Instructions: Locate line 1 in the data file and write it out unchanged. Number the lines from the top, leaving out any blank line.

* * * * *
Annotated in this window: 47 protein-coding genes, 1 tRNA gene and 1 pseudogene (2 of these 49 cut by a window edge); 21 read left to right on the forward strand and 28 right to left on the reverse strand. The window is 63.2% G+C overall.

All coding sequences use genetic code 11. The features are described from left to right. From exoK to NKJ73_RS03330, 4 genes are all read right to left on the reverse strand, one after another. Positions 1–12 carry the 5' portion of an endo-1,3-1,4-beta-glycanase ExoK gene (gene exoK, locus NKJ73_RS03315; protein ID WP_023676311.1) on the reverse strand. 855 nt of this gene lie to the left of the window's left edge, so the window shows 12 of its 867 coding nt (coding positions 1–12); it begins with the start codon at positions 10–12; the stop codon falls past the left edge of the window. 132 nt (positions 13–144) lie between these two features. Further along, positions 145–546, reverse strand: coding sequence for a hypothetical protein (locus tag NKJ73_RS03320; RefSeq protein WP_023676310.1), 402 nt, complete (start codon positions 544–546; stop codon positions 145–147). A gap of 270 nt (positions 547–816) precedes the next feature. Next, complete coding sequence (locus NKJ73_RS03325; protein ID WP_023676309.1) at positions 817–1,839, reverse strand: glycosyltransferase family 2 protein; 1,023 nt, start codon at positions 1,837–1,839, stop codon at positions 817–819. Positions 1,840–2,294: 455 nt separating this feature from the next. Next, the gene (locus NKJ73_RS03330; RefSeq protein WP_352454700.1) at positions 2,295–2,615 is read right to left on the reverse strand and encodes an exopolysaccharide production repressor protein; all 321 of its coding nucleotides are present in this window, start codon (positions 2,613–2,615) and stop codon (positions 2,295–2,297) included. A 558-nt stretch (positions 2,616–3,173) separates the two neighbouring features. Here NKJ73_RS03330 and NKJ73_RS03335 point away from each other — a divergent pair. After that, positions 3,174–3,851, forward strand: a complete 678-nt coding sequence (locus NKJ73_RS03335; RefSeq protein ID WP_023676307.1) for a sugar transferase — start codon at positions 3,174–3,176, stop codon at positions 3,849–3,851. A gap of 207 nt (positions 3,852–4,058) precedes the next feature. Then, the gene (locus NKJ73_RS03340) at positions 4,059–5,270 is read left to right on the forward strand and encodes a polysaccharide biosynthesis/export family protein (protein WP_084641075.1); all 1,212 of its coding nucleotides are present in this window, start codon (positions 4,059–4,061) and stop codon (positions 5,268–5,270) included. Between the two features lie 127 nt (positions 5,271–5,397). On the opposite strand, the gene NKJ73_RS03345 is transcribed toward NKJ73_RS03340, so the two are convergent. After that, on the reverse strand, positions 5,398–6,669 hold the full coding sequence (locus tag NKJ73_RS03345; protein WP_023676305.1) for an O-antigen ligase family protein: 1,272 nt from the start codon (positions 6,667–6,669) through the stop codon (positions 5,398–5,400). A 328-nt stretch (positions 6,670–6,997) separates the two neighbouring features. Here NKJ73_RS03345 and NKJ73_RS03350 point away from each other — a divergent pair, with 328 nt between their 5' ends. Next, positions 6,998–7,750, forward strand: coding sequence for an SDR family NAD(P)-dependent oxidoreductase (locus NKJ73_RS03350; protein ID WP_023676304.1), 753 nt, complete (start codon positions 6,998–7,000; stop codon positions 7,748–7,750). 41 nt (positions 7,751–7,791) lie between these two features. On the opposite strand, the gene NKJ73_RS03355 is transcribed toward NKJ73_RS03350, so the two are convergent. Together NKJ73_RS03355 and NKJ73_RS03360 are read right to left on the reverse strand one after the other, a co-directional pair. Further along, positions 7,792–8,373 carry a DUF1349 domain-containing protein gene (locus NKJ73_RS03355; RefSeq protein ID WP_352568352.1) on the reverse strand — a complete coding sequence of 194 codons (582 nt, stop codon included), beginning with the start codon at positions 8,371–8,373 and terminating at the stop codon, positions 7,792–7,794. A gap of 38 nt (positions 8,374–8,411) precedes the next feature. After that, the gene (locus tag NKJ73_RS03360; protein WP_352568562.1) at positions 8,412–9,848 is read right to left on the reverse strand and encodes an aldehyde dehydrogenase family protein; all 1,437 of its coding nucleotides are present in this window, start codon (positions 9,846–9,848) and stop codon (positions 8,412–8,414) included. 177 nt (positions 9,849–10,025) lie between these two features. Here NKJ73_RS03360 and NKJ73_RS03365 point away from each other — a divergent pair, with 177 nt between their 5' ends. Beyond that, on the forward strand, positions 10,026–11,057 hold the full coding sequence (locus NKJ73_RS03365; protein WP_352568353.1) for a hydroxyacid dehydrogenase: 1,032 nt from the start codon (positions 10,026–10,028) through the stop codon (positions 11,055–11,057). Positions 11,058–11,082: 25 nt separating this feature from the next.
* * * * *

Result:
Annotated in this window: 47 protein-coding genes, 1 tRNA gene and 1 pseudogene (2 of these 49 cut by a window edge); 21 read left to right on the forward strand and 28 right to left on the reverse strand. The window is 63.2% G+C overall.